Are you ready? Let's bake some pumpkin doughnuts. Preheat your oven to 350°F.
Pumpkin doughnuts: Mix the ingredients
Place the following in a mixing bowl:
1/2 cup vegetable oil
3 large eggs
1 1/2 cups granulated sugar
1 1/2 cups pumpkin purée (canned pumpkin)
1 1/2 teaspoons pumpkin pie spice, or 3/4 teaspoon ground cinnamon plus a heaping 1/4 teaspoon each ground nutmeg and ground ginger
1 1/2 teaspoons salt
1 1/2 teaspoons baking powder
Beat everything together until smooth.
Add 1 3/4 cups + 2 tablespoons (8 ounces) King Arthur Unbleached All-Purpose Flour, stirring just until smooth.
BTW, this is a great place to try King Arthur Unbleached Self-Rising Flour. Reduce the salt to 1/2 teaspoon; omit the baking powder, and substitute 2 cups (8 ounces) self-rising flour for the all-purpose flour.
Spoon the batter into the pans
As I mentioned earlier, if you don't have doughnut pans, you can bake these in a couple of standard muffin tins; they just won't be doughnuts.
Fill the wells of the doughnut pans about 3/4 full, using a scant 1/4 cup of batter in each well; a tablespoon cookie scoop helps with this task.
If you're making muffins, fill each well about 3/4 full; the recipe makes 15, so you'll need to bake in two batches (unless you have two muffin pans).
Bake the doughnuts
Bake the doughnuts for 15 to 18 minutes, or until a cake tester inserted into the center of one comes out clean. If you're using self-rising flour, bake for the longer amount of time.
If you're making muffins, they'll need to bake for 23 to 25 minutes.
Remove the doughnuts from the oven, and after about 5 minutes, loosen their edges, and transfer them to a rack to cool.
Shake the warm doughnuts in cinnamon-sugar
While the doughnuts are still warm (but no longer fragile), gently shake them in a bag with cinnamon-sugar. Or better yet, pumpkin-spice sugar, made by combining the aforementioned pumpkin pie spice (or substitute) with granulated or extra-fine sugar.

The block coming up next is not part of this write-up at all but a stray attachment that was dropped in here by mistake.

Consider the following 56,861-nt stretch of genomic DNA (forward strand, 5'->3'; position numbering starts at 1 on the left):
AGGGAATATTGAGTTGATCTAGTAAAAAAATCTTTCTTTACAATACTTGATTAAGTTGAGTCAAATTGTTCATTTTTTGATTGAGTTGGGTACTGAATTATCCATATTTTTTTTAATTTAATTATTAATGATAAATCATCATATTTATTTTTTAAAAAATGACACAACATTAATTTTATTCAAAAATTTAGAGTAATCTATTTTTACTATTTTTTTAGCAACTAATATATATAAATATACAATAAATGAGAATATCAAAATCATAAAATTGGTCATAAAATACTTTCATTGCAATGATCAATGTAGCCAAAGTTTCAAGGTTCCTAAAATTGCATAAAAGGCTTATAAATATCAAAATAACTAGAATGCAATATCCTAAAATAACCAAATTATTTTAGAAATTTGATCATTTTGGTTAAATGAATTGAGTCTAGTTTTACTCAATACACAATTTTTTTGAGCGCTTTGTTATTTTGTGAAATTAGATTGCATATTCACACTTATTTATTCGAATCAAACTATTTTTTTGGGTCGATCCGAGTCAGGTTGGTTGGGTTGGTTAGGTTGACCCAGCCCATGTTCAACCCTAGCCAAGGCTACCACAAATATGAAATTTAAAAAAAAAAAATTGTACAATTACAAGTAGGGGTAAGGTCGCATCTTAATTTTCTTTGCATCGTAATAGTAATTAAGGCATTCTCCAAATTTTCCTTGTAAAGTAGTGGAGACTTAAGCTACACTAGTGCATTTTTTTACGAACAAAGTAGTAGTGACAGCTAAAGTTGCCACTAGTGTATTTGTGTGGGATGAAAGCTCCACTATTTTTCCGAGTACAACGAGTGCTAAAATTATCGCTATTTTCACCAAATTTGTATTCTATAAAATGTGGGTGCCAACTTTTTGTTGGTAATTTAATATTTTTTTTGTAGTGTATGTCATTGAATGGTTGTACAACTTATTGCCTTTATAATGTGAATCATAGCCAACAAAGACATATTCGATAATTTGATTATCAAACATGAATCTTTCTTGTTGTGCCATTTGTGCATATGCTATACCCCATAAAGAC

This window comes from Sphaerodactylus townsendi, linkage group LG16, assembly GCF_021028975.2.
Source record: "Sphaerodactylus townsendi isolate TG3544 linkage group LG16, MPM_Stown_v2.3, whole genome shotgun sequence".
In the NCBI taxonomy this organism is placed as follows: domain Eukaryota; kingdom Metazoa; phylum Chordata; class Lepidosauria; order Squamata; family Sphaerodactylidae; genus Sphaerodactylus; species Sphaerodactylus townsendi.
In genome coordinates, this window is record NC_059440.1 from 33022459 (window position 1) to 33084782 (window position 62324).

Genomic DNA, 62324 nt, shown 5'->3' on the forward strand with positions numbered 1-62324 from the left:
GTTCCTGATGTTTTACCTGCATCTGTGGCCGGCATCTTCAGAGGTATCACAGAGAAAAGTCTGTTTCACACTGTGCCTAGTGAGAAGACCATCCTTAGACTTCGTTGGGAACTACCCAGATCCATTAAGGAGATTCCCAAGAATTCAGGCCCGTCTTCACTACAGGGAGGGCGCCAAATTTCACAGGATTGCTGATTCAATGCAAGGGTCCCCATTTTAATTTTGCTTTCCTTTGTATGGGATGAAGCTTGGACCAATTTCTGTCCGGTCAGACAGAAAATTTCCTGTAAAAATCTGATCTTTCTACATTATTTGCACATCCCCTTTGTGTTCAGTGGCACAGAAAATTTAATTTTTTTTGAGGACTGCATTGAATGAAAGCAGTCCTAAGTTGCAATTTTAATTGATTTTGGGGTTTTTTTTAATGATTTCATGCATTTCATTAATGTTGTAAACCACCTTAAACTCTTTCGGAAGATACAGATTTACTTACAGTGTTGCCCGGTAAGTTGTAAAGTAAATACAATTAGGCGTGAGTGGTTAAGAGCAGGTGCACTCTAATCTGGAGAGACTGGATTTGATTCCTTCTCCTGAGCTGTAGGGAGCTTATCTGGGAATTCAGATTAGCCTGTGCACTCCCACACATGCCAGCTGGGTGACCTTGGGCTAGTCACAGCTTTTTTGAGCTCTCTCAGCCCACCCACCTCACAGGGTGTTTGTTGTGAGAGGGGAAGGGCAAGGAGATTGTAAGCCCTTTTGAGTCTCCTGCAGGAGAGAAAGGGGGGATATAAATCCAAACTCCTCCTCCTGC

Serve immediately. More on that later.
If you've made muffins, sprinkle their tops heavily with the spiced sugar of your choice.
Are these not a thing of beauty and a joy forever?
And wait'll you taste 'em – "favorite breakfast," indeed!
Now, a word to the wise. These doughnuts are incredibly moist. And when stored in a plastic bag, they quickly become soggy. Let me share a couple of tips with you, things I've learned as a result of making these treats SO many times.
First, store them on a cooling rack, loosely covered. By that, I mean a layer of waxed paper or parchment laid on top. Or even better, something like a cake cover over them: an actual cake dome, an upended bowl, a deep, large lasagna pan – something that will shelter them, yet allow good air circulation as well.
Second, sugar them (or spread with icing) just before serving – or at most a couple of hours before.
Can you bake these ahead and freeze? Absolutely. Thaw at room temperature (on a cooling rack, uncovered) for a couple of hours before serving.
Now, how about something a little different?
"Little" being the key word.
Bake this same pumpkin doughnut batter in mini doughnut pans, and you'll have 4 dozen two-bite treats.
Mini or full-sized, a quick dip in Boiled Cider Glaze adds another layer of flavor (apple, in this case) to these moist, oh-so-tender treats.
Read, bake, and review (please) our recipe for Pumpkin Baked Doughnuts.
Print just the recipe.